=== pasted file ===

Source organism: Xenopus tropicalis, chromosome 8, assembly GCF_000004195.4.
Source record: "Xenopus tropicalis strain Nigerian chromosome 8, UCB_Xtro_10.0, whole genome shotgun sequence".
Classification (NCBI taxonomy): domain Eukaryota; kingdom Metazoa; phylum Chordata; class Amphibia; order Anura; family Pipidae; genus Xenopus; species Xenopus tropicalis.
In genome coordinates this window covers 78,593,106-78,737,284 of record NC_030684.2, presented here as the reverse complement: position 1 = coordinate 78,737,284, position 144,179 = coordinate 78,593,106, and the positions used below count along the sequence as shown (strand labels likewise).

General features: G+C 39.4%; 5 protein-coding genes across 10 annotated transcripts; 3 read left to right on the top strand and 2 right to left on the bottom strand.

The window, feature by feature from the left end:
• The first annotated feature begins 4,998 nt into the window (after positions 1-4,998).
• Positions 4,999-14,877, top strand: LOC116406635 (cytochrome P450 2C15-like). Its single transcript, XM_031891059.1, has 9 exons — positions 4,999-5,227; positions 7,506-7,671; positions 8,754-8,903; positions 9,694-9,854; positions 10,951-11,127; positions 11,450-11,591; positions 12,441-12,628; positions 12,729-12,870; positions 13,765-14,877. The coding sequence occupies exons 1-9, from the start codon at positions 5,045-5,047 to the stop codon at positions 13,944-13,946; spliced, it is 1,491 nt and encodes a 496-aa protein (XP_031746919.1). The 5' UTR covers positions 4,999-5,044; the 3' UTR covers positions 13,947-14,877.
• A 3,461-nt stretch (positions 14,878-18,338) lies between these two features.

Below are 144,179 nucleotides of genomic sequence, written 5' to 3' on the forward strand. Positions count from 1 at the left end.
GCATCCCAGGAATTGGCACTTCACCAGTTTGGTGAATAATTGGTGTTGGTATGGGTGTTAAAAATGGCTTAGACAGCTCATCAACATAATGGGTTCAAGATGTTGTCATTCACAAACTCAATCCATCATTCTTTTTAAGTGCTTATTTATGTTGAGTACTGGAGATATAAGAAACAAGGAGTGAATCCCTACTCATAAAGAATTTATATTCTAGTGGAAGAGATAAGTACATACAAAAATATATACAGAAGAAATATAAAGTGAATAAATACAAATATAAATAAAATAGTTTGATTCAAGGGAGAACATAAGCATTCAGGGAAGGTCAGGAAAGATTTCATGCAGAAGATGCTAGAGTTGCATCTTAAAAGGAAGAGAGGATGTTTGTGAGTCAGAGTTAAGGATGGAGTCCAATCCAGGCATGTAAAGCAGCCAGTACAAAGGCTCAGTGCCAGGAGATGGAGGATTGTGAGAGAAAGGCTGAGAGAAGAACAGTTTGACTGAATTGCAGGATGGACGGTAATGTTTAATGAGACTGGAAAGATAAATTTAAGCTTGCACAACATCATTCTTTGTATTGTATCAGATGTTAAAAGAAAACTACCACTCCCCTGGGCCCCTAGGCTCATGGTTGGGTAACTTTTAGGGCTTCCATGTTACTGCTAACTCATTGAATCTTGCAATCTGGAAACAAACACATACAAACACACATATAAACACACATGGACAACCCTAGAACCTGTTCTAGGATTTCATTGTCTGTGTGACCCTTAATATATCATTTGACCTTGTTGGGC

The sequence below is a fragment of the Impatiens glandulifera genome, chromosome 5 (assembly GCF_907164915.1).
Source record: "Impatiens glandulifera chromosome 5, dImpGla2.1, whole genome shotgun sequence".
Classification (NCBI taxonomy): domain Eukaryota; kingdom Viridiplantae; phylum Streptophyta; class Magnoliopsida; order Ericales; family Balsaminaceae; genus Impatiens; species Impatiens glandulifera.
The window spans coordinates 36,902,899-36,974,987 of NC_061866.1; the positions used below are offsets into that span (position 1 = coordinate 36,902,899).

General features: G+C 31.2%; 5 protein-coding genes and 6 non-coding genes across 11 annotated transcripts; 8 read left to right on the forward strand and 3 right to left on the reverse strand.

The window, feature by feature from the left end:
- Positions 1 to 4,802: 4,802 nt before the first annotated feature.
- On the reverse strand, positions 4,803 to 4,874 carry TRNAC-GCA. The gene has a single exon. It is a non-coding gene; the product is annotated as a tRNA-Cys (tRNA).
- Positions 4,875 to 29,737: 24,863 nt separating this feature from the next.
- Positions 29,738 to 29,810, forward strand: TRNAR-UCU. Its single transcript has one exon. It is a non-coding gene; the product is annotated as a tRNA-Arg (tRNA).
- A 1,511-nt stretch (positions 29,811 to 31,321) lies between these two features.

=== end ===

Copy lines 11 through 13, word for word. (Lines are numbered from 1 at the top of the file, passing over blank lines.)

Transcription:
GCATCCCAGGAATTGGCACTTCACCAGTTTGGTGAATAATTGGTGTTGGTATGGGTGTTAAAAATGGCTTAGACAGCTCATCAACATAATGGGTTCAAGATGTTGTCATTCACAAACTCAATCCATCATTCTTTTTAAGTGCTTATTTATGTTGAGTACTGGAGATATAAGAAACAAGGAGTGAATCCCTACTCATAAAGAATTTATATTCTAGTGGAAGAGATAAGTACATACAAAAATATATACAGAAGAAATATAAAGTGAATAAATACAAATATAAATAAAATAGTTTGATTCAAGGGAGAACATAAGCATTCAGGGAAGGTCAGGAAAGATTTCATGCAGAAGATGCTAGAGTTGCATCTTAAAAGGAAGAGAGGATGTTTGTGAGTCAGAGTTAAGGATGGAGTCCAATCCAGGCATGTAAAGCAGCCAGTACAAAGGCTCAGTGCCAGGAGATGGAGGATTGTGAGAGAAAGGCTGAGAGAAGAACAGTTTGACTGAATTGCAGGATGGACGGTAATGTTTAATGAGACTGGAAAGATAAATTTAAGCTTGCACAACATCATTCTTTGTATTGTATCAGATGTTAAAAGAAAACTACCACTCCCCTGGGCCCCTAGGCTCATGGTTGGGTAACTTTTAGGGCTTCCATGTTACTGCTAACTCATTGAATCTTGCAATCTGGAAACAAACACATACAAACACACATATAAACACACATGGACAACCCTAGAACCTGTTCTAGGATTTCATTGTCTGTGTGACCCTTAATATATCATTTGACCTTGTTGGGC

The sequence below is a fragment of the Impatiens glandulifera genome, chromosome 5 (assembly GCF_907164915.1).
Source record: "Impatiens glandulifera chromosome 5, dImpGla2.1, whole genome shotgun sequence".